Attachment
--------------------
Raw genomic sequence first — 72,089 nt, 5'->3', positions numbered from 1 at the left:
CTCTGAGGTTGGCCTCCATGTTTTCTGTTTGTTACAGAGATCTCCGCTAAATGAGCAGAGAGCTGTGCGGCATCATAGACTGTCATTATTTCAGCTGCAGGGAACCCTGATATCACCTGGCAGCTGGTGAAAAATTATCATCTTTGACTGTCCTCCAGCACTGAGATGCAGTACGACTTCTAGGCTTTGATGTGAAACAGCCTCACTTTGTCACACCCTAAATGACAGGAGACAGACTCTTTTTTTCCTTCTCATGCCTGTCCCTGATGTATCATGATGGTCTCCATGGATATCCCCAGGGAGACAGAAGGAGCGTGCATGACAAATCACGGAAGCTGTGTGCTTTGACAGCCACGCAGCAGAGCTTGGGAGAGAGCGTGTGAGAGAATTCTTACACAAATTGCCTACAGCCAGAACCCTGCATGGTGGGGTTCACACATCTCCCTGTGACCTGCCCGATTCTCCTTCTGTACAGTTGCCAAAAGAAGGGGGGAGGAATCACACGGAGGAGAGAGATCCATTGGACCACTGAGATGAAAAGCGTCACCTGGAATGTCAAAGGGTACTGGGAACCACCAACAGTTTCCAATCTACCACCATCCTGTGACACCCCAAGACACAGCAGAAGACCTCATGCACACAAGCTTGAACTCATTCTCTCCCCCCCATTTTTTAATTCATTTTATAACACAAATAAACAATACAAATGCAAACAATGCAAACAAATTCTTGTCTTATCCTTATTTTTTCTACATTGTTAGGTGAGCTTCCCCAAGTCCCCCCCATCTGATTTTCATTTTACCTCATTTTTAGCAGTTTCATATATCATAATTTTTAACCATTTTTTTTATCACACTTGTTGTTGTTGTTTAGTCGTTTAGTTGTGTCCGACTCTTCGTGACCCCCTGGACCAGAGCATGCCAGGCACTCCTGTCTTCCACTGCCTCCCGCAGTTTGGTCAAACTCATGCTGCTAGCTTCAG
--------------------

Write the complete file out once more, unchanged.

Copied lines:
Raw genomic sequence first — 72,089 nt, 5'->3', positions numbered from 1 at the left:
CTCTGAGGTTGGCCTCCATGTTTTCTGTTTGTTACAGAGATCTCCGCTAAATGAGCAGAGAGCTGTGCGGCATCATAGACTGTCATTATTTCAGCTGCAGGGAACCCTGATATCACCTGGCAGCTGGTGAAAAATTATCATCTTTGACTGTCCTCCAGCACTGAGATGCAGTACGACTTCTAGGCTTTGATGTGAAACAGCCTCACTTTGTCACACCCTAAATGACAGGAGACAGACTCTTTTTTTCCTTCTCATGCCTGTCCCTGATGTATCATGATGGTCTCCATGGATATCCCCAGGGAGACAGAAGGAGCGTGCATGACAAATCACGGAAGCTGTGTGCTTTGACAGCCACGCAGCAGAGCTTGGGAGAGAGCGTGTGAGAGAATTCTTACACAAATTGCCTACAGCCAGAACCCTGCATGGTGGGGTTCACACATCTCCCTGTGACCTGCCCGATTCTCCTTCTGTACAGTTGCCAAAAGAAGGGGGGAGGAATCACACGGAGGAGAGAGATCCATTGGACCACTGAGATGAAAAGCGTCACCTGGAATGTCAAAGGGTACTGGGAACCACCAACAGTTTCCAATCTACCACCATCCTGTGACACCCCAAGACACAGCAGAAGACCTCATGCACACAAGCTTGAACTCATTCTCTCCCCCCCATTTTTTAATTCATTTTATAACACAAATAAACAATACAAATGCAAACAATGCAAACAAATTCTTGTCTTATCCTTATTTTTTCTACATTGTTAGGTGAGCTTCCCCAAGTCCCCCCCATCTGATTTTCATTTTACCTCATTTTTAGCAGTTTCATATATCATAATTTTTAACCATTTTTTTTATCACACTTGTTGTTGTTGTTTAGTCGTTTAGTTGTGTCCGACTCTTCGTGACCCCCTGGACCAGAGCATGCCAGGCACTCCTGTCTTCCACTGCCTCCCGCAGTTTGGTCAAACTCATGCTGCTAGCTTCAG